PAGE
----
Paulette came into the room and we met her for the first time. She went over to the bed and began humming gently and talking to him, as she washed and shaved his face, seemingly oblivious to the heavy gurgling sounds coming from his throat. She was so very calming. Then she began massaging his legs with lotion – he always loved that. The gurgling sounds got heavier and more labored. My mother and sister went to either side of his bed and held his hands. I rested my hand on his leg. The gurgling became worse. He was essentially drowning, but unconscious and sedated so he felt no pain, the nurse said.
Then the gurgling stopped and he heaved a sigh. Paulette and I looked at each other and she nodded. He gave two more sighs and that was it. Eighty-three years, six months and 28 days after drawing his first breath, my dad had finally breathed his last. It was the most wrenching three minutes of my life. And yet, oddly, the most calming. He was – finally – truly at peace.
His quality of life the last three years had not been good. He lived most of his last five years in his La-Z-Boy chair, where he also slept. Congestive heart failure and diabetes had been his undoing and made those years a real strain for him – and for my mother. So his last two years were spent in the nursing assistance wing of the 55-and-over complex where they lived. My Dad called it “The Hotel”.
He was born in the middle of the Great Depression. His childhood years were consumed by the home front sacrifices of World War II, going to school and peeling potatoes for his dad’s diner in Arlington, Massachusetts. He and his younger brother watched three older brothers and a sister head off to fight that war. They watched one less return. His French-Canadian parents never talked about that for many years.
His high school years were typical of his generation. He said his only claim to fame was that Olivia Dukakis was a classmate. He remembered her as shy and very much into riding horses. We all used to think he was a big band director in high school, because he had this picture of himself in front of a microphone with a director’s wand in his hand. He later told us he had directed the orchestra on a dare one night at the Capitol Theater. Once was apparently enough.
Polio kept him from the draft when he graduated in 1948, so he went right into the workforce. No college for him. He puttered around doing something in the accounting field for a few years and then, in 1952, he met my mother. She was the hygienist who cleaned his teeth and even through a mouthful of dental instruments, Novocain, and cotton, his charm won her over. He was four years younger than her. They were married six months later.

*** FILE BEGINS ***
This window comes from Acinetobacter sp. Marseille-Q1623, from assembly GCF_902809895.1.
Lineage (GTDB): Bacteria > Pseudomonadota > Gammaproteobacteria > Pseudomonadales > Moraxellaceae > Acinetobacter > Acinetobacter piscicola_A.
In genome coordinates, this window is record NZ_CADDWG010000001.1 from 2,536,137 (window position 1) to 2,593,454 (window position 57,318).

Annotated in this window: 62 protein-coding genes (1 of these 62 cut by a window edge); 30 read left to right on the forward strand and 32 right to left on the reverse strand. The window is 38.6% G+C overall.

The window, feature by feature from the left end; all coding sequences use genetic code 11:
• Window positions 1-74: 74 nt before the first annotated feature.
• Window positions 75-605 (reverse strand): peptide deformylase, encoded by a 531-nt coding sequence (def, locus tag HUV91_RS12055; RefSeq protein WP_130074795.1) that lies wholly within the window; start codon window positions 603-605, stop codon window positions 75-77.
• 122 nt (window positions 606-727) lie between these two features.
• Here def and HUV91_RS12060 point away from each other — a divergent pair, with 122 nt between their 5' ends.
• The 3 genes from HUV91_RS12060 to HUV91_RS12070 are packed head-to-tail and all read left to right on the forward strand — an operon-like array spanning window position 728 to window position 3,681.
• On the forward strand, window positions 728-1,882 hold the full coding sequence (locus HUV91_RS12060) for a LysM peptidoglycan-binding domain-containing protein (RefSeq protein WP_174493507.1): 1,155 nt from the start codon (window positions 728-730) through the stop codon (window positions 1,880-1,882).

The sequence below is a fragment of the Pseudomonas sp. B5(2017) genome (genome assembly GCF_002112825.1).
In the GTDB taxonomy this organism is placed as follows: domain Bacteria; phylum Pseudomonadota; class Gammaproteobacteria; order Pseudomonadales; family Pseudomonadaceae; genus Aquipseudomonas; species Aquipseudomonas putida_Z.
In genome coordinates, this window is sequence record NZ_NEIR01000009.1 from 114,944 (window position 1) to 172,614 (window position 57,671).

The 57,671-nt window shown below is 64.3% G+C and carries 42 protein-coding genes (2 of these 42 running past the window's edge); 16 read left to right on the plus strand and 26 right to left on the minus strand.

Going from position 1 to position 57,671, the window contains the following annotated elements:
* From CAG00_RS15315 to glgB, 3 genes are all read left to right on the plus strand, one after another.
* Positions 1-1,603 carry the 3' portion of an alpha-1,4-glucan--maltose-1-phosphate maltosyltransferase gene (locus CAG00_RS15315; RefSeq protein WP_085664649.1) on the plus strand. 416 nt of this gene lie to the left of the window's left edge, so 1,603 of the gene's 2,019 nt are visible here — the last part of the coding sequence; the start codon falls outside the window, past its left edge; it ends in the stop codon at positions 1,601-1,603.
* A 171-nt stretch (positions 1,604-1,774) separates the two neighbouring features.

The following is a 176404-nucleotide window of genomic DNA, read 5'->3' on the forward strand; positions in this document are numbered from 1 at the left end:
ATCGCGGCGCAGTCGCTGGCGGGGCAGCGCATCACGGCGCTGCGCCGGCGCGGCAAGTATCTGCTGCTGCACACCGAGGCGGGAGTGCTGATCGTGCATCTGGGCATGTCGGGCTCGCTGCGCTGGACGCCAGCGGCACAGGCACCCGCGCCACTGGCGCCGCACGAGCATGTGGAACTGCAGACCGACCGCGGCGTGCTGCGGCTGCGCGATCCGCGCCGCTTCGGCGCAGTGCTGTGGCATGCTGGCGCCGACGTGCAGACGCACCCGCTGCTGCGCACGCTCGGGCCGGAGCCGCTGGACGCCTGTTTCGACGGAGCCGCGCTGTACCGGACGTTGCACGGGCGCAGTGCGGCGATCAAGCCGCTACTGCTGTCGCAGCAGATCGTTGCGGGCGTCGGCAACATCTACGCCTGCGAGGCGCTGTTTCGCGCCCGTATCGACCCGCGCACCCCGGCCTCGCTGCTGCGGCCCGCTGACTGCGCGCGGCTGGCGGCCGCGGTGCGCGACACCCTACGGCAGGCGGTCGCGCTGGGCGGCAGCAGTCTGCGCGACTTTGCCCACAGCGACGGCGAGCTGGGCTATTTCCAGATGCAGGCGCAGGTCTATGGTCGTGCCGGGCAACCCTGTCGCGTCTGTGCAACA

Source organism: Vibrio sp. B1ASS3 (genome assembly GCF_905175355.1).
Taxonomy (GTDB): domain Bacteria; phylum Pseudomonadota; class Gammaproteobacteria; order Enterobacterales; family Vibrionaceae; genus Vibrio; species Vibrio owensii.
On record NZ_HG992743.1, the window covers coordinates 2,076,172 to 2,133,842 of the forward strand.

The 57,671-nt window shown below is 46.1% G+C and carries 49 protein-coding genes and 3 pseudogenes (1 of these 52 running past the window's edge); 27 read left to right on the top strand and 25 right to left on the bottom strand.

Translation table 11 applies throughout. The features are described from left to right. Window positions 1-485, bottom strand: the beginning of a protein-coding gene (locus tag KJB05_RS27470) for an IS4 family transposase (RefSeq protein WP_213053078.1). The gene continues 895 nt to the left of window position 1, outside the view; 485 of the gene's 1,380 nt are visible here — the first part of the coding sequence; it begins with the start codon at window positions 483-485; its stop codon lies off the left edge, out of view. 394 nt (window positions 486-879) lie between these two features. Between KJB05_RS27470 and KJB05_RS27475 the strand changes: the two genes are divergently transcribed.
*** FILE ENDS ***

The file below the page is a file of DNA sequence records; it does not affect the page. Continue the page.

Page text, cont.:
Dad was always a good talker and a very charming guy. He shook hands with everyone and was never at a loss for conversation. My brother said it well – “Leo never let the truth get in the way of a good story.” That’s what made him a good salesman throughout the bulk of his career, which was spent almost entirely in the fishing industry, beginning with managing a lobster shack on Rose Wharf in Boston. During the dinner after his funeral, nearly every one of my 22 cousins, most of whom I hadn’t seen in 40 years, recalled the day Uncle Leo, on a whim, brought burlap bags full of lobsters to our annual July 4th picnic. Everyone was amazed – except my aunt who had already bought tons of hamburgers and hot dogs for the event. She was downright pissed off.
My father did well enough that he and my mother began taking annual trips throughout the world while we were in high school. It gave us four kids time to terrorize the neighborhood – well, at least my brother and I. Leo and Rosemarie, in the meantime, saw the world – from flying a small airplane over volcanoes in Hawaii to riding on camels at the pyramids in Egypt. When he later retired, they’d snowbird for the winter in Venice, Florida, hanging out with his sister and her husband who own a little villa in the same retirement complex. They had some of their happiest days together, the four of them.
Of course, as with all families, my parents had their share of dark times too. But good always triumphed over bad in my Dad’s eyes – and he pretty much made sure it did. The eternal optimist. He wasn’t one to sit down and discuss the future with his kids. We didn’t get a lot of advice on choosing a college or making career decisions. And he was definitely stumped by the “New Math” once we hit seventh grade. But he did discipline us so that we always knew right from wrong – even if we often didn’t practice what he preached. And he was always there – or at least, on his way. We could have done a heck of a lot worse for a father.
In the end, as with anyone who loses a parent, we are left with the good memories and events we can now laugh about that perhaps we couldn’t have in the past. We can remember his smile and look in the mirror and see some part of him there – mostly nose, eyes and eyebrows, in my case. And like others, we can suddenly just come to realize, every once in a while, that he really is gone and that taking care of our mother now is a major priority and commitment.
So goes life…and so goes a really good guy. Thanks for all of it, Dad. You’re the best. And I miss you…again and again.
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